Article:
If you’ve been following this series of articles, you may be looking at your own work in a slightly different light.
You may have considered yourself to be a storyteller — someone who perhaps squeezes and few minutes out of a busy week to write tales which hopefully entertain and amuse, and maybe, just possibly, might attract the attention of those with the keys to a wider reading public, the editors and publishers of this world. Like many others in a similar position, you perhaps haven’t thought of the job of ‘writer’ as being anything special to anyone but yourself — you may even have bought into the idea that writing ‘isn’t a proper job’ and that there’s something not quite right with you for expecting to make any money out of it.
If you’ve followed the journey of the last couple of weeks, you might now be perceiving a deeper truth about what you’re doing.
The thing we call ‘fiction’ (from Latin fictio(n-), from fingere ‘form, contrive’) is no idle practice: the telling of stories is potentially the most powerful mode of communication known to humanity, and draws upon functions of thinking and creating which have faded away from other areas of living.
When you write a story, you are tapping into a level or facet or attribute of creation which enables you to transmit to another human being something that no other form of communication can do. You are able to combine images, ideas and sequences into a form which can at its best impart to a reader something much more potent than simply an image, an idea or a sequence might be able to do in isolation: you are speaking a language far older than our current culture and ultimately far more powerful.
Even a simple child’s story like 'Little Red Riding Hood' is composed of these elemental aspects of communication. As readers, our minds are enticed by the writer to conjure up figures, to put them through a series of actions, and to play a sequence of roles resulting in some kind of resolution. Complex tales like Moby Dick or David Copperfield or Catch-22 similarly evoke human-like shapes called ‘characters’ and have them act out sequences called ‘plots’ to produce strange and multi-faceted effects upon readers. While literary criticism toils to deconstruct all of this using semi-scientific language and methods, the truth is that fiction retains a degree of opaqueness when approached that way: the mode of communication we call ‘fiction’ has something of a senior quality to any attempt to analyse it or break it down.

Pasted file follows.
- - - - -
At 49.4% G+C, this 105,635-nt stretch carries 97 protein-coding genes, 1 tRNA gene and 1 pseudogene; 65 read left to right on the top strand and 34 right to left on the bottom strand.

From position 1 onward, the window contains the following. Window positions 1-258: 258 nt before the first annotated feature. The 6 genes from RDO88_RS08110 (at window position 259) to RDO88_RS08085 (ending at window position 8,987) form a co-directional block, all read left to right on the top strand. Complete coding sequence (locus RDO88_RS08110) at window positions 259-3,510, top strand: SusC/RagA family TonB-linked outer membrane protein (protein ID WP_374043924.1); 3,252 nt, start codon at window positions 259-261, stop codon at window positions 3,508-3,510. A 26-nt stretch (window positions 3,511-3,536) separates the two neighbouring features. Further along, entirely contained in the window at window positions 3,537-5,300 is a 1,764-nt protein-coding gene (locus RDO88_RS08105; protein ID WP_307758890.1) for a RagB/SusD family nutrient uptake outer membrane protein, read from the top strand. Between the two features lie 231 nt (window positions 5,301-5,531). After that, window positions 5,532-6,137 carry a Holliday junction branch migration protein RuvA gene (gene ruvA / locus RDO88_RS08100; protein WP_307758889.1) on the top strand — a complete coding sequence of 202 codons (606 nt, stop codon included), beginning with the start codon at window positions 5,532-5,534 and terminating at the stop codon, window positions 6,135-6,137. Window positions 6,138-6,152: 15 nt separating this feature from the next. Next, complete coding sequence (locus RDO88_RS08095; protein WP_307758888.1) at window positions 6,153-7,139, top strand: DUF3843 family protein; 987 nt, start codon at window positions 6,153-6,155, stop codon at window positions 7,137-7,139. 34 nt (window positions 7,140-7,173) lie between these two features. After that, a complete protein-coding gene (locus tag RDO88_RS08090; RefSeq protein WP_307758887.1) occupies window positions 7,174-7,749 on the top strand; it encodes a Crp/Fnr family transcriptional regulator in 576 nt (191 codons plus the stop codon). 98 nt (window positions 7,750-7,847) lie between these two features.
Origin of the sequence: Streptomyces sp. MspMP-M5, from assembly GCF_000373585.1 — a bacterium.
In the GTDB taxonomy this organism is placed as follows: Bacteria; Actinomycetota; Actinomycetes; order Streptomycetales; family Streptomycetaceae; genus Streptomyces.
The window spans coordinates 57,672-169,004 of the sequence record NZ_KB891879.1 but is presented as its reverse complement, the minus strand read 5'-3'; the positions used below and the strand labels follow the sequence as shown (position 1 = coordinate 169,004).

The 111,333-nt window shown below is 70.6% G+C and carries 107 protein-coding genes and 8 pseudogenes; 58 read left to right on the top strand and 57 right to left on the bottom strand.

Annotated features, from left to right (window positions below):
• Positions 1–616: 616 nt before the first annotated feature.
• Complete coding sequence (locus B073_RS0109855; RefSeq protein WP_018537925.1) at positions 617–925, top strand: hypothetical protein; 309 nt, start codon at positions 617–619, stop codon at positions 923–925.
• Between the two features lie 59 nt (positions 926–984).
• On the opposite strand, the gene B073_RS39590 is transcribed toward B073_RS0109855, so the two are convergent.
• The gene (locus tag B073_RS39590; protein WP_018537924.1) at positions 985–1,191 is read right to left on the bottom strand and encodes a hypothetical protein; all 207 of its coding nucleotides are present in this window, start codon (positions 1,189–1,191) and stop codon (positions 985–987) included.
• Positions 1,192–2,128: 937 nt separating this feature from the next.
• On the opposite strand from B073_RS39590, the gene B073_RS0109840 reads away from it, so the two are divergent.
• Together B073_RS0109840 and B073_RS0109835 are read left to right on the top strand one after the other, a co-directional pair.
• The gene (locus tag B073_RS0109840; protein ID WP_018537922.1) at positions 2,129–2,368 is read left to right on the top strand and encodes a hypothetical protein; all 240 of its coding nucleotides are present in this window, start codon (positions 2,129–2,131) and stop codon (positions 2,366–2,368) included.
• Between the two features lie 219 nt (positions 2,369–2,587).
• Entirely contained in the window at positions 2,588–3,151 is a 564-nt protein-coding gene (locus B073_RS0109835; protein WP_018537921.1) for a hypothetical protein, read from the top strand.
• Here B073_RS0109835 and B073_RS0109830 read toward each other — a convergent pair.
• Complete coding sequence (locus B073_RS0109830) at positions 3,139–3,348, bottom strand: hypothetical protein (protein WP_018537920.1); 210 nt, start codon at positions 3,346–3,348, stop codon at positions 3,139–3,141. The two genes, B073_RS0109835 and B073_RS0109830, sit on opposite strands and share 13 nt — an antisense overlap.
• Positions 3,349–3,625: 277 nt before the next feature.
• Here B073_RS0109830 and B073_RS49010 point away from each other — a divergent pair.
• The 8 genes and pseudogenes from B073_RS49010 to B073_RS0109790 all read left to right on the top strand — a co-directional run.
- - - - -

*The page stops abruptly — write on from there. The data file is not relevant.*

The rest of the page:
You might be prompted to look at your own work with a new-found respect. Whatever you write, and however developed or undeveloped your work may be, there are two fundamental points about it which cannot be undermined: firstly, it is uniquely yours, even if it closely resembles another’s work; and secondly, it stems from somewhere beyond the reach of easy analysis. You have, in your work, it seems, a piece of pre-analytical, exclusive creativity. It cannot be claimed by another; it cannot be broken down by another.
That doesn’t mean that it’s perfect. But it does mean that it is special.
How do you make it ‘perfect’? How do you magnify its specialness?